IRS Provides FICA Reporting, Withholding, and Other Guidance Regarding Married Same-Sex Couples

by Littler
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Until the United States Supreme Court decision in United States v. Windsor, 570 U.S. ___ (2013), the Defense of Marriage Act (DOMA) required employers providing subsidized benefits to same-sex spouses and domestic partners/civil union partners (whether same-sex or opposite sex) to impute income on the subsidy relating to the spouse/partner benefits, and to pay Federal Insurance Contributions Act (FICA) taxes on that imputed income.  If the employee paid an extra premium for the spouse/partner coverage under a cafeteria (section 125) plan, the extra premium amount attributable to the spouse/partner’s coverage had to be paid on an after-tax basis. 

Following Windsor,1 the Internal Revenue Service (IRS) and the Department of Labor announced that, for purposes of ERISA and the Internal Revenue Code (the Code), same-sex marriages entered into lawfully in any state or foreign jurisdiction will be recognized as valid marriages – even if the couple resides in a state that does not recognize same-sex marriage.

On September 23, 2013, the IRS released Notice 2013-61, which can be found at 2013-38 IRB 201.  Under Notice 2013-61, an employer may unwind the unfavorable taxation of a same-sex spouse’s benefits retroactively to the beginning of 2013.  Additionally, an employer may retroactively re-characterize the premiums paid for a same-sex spouse’s coverage from after-tax to pre-tax, for all of 2013.  An employer also may modify FICA tax payments and withholding either now or at the end of 2013.

Though this guidance offers long-awaited relief for employees with same-sex spouses, employers may face administrative hurdles before implementing these new rules.  First and foremost, in the pre-Windsor world, most same-sex relationships were coded under the broad heading of “domestic partners” – regardless of whether the employee was married, in a civil union, in a registered domestic partnership, or simply met the employer’s unique requirements for domestic partner coverage.  Thus, some employers may not know which of the couples previously coded as “domestic partners” are actually legally married.  This uncertainty will require employers to reach out to employees with “domestic partners” and determine whether they were married in states or jurisdictions that recognize same-sex marriage.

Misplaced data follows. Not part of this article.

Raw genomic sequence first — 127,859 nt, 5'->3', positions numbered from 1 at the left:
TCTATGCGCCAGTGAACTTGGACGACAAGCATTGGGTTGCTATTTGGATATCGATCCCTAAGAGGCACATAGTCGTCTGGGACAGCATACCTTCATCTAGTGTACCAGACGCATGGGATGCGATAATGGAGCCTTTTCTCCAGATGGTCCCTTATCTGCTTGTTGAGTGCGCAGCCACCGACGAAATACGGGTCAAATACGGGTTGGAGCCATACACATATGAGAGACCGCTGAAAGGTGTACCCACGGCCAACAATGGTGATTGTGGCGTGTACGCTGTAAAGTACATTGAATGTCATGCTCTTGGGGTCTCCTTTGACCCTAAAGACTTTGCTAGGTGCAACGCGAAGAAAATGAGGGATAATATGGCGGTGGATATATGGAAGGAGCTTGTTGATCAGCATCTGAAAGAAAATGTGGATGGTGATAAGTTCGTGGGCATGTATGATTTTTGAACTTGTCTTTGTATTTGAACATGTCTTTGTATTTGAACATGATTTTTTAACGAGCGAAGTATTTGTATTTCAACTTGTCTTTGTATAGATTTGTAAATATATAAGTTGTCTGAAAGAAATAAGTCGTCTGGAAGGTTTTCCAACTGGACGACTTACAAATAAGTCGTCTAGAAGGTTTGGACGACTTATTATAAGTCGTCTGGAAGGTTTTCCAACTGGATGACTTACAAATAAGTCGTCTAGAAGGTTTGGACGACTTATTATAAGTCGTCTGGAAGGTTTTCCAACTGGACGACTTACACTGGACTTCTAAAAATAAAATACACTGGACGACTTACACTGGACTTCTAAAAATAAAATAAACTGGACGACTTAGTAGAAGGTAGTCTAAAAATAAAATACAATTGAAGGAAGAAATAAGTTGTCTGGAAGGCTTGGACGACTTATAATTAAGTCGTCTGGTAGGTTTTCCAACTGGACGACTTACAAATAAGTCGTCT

The new IRS guidance also comes on the eve of most plans’ annual enrollment cycle.  This has driven employers to quickly retool their enrollment systems to properly administer the taxation of benefits for same-sex spouses.  In many cases, this means shifting same-sex spouses out of the broad “domestic partner” coverage tier and into the narrower “spouse” coverage tier to capture the Code’s favorable tax treatment. 

Employers that continue to offer coverage to unmarried same-sex couples (such as civil union partners or registered domestic partners) face additional procedural steps.  The process for imputing income for these couples must remain in place (unless the partner qualifies as the employee’s tax dependent).  Employers are also encouraged to broadcast clear guidance to their employees, explaining that Windsor does not provide tax-free coverage to all same-sex couples, but rather only those couples that are legally married.  Likewise, employers should be sure that all employee communications indicate that the correction of overpaid employment taxes will apply to same-sex spouses only.

Special Rules for Correcting Overpaid Employment Taxes

The Notice provides specific guidance for employers and employees to make claims for refunds or adjustments (referred to in the Notice as corrections) of overpayments of FICA taxes and federal income tax withholding (employment taxes) with respect to imputed income resulting from the application of DOMA to benefits for same-sex spouses.  The method for claim filing will vary depending on when the employer is able to modify its payroll system to change withholding and reporting.  Note that many employers may have payroll systems that cannot distinguish between lawful same-sex marriages and non-marriage domestic partnerships or civil unions.  Since only lawful same-sex marriages are eligible for the new treatment and for refunds, employers may need to reach out to their employees in same-sex partnerships to determine which have entered into lawful marriages.  However, employers cannot demand proof of marriage (such as marriage licenses) unless similar documentation is required from opposite-sex married employees.